In 1908 Paul Lincke became principal conductor and composer for the Metropol Theater, whose spectacular revues were the capital's biggest attraction.
With the Nazi rise to power in 1933, Lincke maintained his position and was feted by the Nazi regime. In 1937 he was awarded the Silver Medal of Honour of his native city, on his 75th birthday he was made an honorary citizen of Berlin.
His operetta "Frau Luna" (Mrs. Moon) was turned into a film [de] starring Lizzi Waldmüller, Irene von Meyendorff and Georg Alexander and directed by Theo Lingen in 1941.
In 1943 Lincke toured Marienbad, Bohemia, to conduct Frau Luna, whose first performance in 1899 is now regarded as the birth of the Berlin operetta. During his absence, his house and his music publisher in Berlin were bombed.
After the war ended, Lincke wanted to return to Berlin. He strove in vain to obtain the approval of the Allies, which, as a native Berliner, he was required to have at that time. With the help of one American General Pierce, he moved first to Arzberg, Bavaria, with his housekeeper Johanna Hildebrandt, who had worked for him for 35 years.
Lincke's ailing health was worsened by the climate there, and he moved again to Hahnenklee. He died there shortly before his 80th birthday. His funeral was held in Hahnenklee, where his grave is still maintained today.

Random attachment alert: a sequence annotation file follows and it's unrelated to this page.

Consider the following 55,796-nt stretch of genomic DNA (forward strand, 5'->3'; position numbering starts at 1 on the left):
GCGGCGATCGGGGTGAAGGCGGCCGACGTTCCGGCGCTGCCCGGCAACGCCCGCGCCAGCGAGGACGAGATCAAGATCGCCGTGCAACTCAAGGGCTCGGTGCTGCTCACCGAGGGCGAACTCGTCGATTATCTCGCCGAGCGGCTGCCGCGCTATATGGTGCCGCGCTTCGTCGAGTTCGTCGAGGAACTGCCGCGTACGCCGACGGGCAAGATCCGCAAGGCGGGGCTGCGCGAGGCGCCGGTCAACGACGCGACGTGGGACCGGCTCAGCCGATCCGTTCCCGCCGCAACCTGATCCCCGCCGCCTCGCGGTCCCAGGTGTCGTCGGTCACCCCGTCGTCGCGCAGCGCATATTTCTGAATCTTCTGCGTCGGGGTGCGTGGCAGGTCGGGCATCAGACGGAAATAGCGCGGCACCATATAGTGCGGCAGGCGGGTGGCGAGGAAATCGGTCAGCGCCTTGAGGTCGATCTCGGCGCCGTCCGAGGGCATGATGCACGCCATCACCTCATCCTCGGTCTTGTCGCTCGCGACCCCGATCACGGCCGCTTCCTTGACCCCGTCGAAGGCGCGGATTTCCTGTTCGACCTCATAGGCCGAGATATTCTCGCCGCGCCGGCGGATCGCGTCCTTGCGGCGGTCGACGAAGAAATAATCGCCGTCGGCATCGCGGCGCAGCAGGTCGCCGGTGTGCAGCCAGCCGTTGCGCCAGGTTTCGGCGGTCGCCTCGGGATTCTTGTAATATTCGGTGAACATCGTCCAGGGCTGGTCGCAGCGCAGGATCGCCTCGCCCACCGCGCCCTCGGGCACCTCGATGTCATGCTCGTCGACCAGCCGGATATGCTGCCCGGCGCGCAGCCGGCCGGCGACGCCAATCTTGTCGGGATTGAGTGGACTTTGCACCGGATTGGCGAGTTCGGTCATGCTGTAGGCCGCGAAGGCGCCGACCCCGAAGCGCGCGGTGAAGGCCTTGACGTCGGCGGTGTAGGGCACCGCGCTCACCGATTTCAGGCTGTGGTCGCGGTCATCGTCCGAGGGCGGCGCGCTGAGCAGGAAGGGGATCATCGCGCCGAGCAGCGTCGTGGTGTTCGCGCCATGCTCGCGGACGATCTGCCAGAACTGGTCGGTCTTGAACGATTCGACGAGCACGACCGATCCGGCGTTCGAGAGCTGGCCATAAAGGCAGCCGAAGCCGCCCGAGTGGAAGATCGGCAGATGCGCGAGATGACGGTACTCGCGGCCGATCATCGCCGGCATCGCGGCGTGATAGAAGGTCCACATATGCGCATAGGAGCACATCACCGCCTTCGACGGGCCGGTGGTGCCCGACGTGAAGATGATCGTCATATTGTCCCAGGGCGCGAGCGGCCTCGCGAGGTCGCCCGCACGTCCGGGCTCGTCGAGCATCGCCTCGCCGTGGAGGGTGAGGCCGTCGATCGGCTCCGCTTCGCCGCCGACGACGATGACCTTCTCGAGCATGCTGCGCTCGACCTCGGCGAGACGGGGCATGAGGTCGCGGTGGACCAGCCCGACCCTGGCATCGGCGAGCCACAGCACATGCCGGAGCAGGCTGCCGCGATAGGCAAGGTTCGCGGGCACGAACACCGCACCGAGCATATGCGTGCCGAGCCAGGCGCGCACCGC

In 1885, while in the orchestra of the Grand Theatre, Lincke fell in love with the 16-year-old soubrette Anna Mueller, whom he married a year later. His wife later celebrated triumphs with the Berlin audience under the name Anna Müller-Lincke.
In 1901 Lincke divorced his first wife, Anna. That same year he met a young actress who was known under the stage name Ellen Sousa. She played in the Friedrich-Wilhelmstädtischen Theater, and enchanted Lincke from the first moment. Sousa at first rejected his advances but Lincke was persistent. Within a few weeks she had visited his home, and they developed a deeply affectionate relationship, leading to her request to be cast to sing Frau Luna at the Apollo Theater. Sousa had hoped the connection would boost her career, but it did not. She became pregnant and left the stage before giving birth to a son. Lincke now demanded that Sousa fulfil her maternal duties and leave stage work. However, three months later Sousa was again singing Frau Luna at the Apollo.